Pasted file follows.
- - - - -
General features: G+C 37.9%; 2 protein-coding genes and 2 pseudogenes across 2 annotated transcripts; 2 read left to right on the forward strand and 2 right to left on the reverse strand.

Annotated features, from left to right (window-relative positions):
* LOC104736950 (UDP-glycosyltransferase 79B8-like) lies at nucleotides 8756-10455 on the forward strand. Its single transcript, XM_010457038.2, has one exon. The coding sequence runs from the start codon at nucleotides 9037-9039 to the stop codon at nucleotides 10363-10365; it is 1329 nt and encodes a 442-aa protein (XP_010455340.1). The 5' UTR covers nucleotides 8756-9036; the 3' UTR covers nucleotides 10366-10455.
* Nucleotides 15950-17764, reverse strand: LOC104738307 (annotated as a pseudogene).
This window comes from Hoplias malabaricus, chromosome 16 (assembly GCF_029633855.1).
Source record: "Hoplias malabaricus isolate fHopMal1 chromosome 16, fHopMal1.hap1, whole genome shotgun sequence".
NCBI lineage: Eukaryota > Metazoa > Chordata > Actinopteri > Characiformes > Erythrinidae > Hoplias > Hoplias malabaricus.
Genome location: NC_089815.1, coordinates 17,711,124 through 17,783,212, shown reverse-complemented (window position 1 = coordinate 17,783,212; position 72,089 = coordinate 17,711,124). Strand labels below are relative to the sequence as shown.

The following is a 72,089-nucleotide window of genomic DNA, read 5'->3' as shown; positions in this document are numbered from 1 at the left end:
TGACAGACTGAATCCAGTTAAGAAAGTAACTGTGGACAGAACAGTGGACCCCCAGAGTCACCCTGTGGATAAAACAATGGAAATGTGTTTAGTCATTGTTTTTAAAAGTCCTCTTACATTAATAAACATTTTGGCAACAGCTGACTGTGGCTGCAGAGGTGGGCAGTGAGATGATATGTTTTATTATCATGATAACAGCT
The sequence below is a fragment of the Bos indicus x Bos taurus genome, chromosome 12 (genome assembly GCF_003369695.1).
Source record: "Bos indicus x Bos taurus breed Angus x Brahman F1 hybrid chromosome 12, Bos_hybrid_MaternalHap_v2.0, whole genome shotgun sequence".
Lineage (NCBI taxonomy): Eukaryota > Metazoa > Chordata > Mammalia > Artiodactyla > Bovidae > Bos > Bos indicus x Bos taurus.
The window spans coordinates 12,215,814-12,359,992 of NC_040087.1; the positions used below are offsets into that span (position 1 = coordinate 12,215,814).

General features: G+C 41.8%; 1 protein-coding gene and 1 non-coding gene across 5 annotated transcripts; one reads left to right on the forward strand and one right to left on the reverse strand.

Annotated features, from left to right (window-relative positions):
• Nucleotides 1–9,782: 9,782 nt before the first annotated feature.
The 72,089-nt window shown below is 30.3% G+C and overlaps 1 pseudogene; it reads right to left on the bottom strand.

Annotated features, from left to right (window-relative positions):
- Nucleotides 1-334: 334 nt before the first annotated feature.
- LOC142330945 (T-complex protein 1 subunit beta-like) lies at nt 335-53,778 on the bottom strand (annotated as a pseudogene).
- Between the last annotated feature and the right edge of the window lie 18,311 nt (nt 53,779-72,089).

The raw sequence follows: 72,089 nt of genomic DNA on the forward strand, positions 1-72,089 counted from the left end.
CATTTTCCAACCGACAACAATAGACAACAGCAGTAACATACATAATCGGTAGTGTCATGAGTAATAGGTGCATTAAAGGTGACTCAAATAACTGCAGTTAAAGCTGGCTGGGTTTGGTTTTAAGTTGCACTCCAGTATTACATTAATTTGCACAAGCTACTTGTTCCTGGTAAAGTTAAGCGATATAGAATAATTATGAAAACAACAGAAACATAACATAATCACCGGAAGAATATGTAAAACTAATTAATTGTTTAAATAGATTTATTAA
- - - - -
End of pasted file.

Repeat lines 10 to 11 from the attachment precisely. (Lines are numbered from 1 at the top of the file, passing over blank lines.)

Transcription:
TGACAGACTGAATCCAGTTAAGAAAGTAACTGTGGACAGAACAGTGGACCCCCAGAGTCACCCTGTGGATAAAACAATGGAAATGTGTTTAGTCATTGTTTTTAAAAGTCCTCTTACATTAATAAACATTTTGGCAACAGCTGACTGTGGCTGCAGAGGTGGGCAGTGAGATGATATGTTTTATTATCATGATAACAGCT
The sequence below is a fragment of the Bos indicus x Bos taurus genome, chromosome 12 (genome assembly GCF_003369695.1).